Saving a Tooth from Extraction
Teeth have three primary layers. The outermost layer, enamel, is the hardest substance your body produces. It protects the dentin, a more sensitive underlying layer that features tubules to transfer sensations to the tooth’s inner nerve. The nerve resides in the core of a tooth, in canals that run down the center of the tooth’s root(s). If decay has penetrated enamel and dentin, and extends inside the core of a tooth, the nerve of the tooth becomes infected. This nerve, or pulp, sustains the tooth’s life by providing nutrients and removing waste. To remove infection from a dental pulp, the pulp must be extracted in a pulpectomy. This is the nature of a root canal procedure, and often, a root canal is the only alternative to extraction. When we replace the tooth’s pulp with a manmade substance, the tooth will no longer be alive. However, it can remain functional and intact beneath a dental crown.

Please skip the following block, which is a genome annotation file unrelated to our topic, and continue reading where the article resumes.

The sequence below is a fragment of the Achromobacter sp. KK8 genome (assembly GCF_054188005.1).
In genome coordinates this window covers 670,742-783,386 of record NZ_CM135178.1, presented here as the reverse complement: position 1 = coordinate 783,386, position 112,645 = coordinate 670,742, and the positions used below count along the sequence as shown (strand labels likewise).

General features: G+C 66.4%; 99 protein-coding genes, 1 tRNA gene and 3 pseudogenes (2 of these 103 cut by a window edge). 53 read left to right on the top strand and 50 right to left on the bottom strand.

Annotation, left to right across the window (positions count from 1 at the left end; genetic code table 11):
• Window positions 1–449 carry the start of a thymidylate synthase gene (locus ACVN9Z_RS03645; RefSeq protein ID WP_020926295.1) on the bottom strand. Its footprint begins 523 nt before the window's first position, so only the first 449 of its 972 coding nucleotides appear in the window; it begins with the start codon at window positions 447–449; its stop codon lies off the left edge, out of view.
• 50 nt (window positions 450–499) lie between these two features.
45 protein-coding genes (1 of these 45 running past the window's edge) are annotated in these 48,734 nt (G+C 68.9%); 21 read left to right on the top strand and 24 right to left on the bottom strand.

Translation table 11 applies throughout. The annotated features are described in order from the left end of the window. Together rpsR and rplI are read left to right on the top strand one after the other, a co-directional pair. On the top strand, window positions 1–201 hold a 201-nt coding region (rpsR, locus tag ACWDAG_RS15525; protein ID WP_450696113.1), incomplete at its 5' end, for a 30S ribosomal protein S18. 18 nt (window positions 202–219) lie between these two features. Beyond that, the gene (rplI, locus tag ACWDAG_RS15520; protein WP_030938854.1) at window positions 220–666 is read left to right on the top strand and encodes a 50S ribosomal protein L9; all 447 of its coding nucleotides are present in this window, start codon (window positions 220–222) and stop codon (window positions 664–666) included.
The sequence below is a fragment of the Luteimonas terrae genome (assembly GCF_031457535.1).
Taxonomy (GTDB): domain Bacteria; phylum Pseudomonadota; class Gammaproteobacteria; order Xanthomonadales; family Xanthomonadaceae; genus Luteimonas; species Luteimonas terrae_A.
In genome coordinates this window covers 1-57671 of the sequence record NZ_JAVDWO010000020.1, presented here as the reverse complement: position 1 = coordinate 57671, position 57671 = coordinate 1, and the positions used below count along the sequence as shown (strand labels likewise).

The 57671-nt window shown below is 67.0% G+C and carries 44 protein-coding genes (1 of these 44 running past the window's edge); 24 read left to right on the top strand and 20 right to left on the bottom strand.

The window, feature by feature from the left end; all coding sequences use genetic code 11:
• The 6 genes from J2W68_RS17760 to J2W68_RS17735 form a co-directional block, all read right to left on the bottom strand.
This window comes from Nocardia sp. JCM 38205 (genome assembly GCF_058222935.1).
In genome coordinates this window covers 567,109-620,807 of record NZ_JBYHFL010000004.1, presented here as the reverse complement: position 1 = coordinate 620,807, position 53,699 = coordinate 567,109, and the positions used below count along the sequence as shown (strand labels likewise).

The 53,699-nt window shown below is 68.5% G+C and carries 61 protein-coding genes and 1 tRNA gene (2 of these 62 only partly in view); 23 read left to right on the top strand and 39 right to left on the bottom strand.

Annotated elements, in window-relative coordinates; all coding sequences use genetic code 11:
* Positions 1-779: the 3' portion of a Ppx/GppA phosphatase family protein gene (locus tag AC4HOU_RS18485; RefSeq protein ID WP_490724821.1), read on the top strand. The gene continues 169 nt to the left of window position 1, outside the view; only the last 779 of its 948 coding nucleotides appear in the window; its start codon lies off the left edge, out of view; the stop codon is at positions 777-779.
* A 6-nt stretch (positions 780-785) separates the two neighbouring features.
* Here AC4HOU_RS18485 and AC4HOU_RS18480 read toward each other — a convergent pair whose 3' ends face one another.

Severe Toothache Relief
Most people who need a root canal experience sharp, painful toothaches in their infected tooth. Because the infection is in the nerve, pain is to be expected. As infection grows, pressure builds within the tooth’s canal, and pain intensifies. A root canal relieves the pressure and removes infection, thus relieving the toothache.
Pulpectomy and Root Canal
The tooth is first prepared by removing all of the decay, the tooth pulp (nerves, blood vessels), and infection from inside the canal(s). Dr. Sohl will then shape and sterilize the inside of the tooth, using micro-tools. He will fill the canal with a manmade substance to help the tooth retain its strength and shape. To complete the procedure, a crown will be placed on the affected tooth.